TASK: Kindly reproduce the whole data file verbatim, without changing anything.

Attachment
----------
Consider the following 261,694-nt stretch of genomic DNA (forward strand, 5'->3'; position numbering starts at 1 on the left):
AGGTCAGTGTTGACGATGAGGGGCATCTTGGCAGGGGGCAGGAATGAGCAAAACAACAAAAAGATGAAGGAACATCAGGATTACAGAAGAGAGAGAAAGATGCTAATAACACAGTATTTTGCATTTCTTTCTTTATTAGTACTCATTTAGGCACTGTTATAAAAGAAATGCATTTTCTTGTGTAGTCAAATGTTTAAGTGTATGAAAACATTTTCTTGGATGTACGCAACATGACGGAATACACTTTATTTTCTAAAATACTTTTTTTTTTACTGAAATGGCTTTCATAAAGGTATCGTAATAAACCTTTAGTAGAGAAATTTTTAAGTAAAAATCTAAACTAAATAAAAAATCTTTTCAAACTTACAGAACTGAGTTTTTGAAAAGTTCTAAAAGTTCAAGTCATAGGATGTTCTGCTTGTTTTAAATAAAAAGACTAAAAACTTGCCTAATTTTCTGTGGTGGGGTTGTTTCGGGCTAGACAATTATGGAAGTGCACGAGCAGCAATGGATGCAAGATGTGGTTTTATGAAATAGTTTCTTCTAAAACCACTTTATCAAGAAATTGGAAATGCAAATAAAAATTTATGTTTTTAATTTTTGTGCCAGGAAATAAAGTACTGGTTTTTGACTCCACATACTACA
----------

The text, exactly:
Consider the following 261,694-nt stretch of genomic DNA (forward strand, 5'->3'; position numbering starts at 1 on the left):
AGGTCAGTGTTGACGATGAGGGGCATCTTGGCAGGGGGCAGGAATGAGCAAAACAACAAAAAGATGAAGGAACATCAGGATTACAGAAGAGAGAGAAAGATGCTAATAACACAGTATTTTGCATTTCTTTCTTTATTAGTACTCATTTAGGCACTGTTATAAAAGAAATGCATTTTCTTGTGTAGTCAAATGTTTAAGTGTATGAAAACATTTTCTTGGATGTACGCAACATGACGGAATACACTTTATTTTCTAAAATACTTTTTTTTTTACTGAAATGGCTTTCATAAAGGTATCGTAATAAACCTTTAGTAGAGAAATTTTTAAGTAAAAATCTAAACTAAATAAAAAATCTTTTCAAACTTACAGAACTGAGTTTTTGAAAAGTTCTAAAAGTTCAAGTCATAGGATGTTCTGCTTGTTTTAAATAAAAAGACTAAAAACTTGCCTAATTTTCTGTGGTGGGGTTGTTTCGGGCTAGACAATTATGGAAGTGCACGAGCAGCAATGGATGCAAGATGTGGTTTTATGAAATAGTTTCTTCTAAAACCACTTTATCAAGAAATTGGAAATGCAAATAAAAATTTATGTTTTTAATTTTTGTGCCAGGAAATAAAGTACTGGTTTTTGACTCCACATACTACA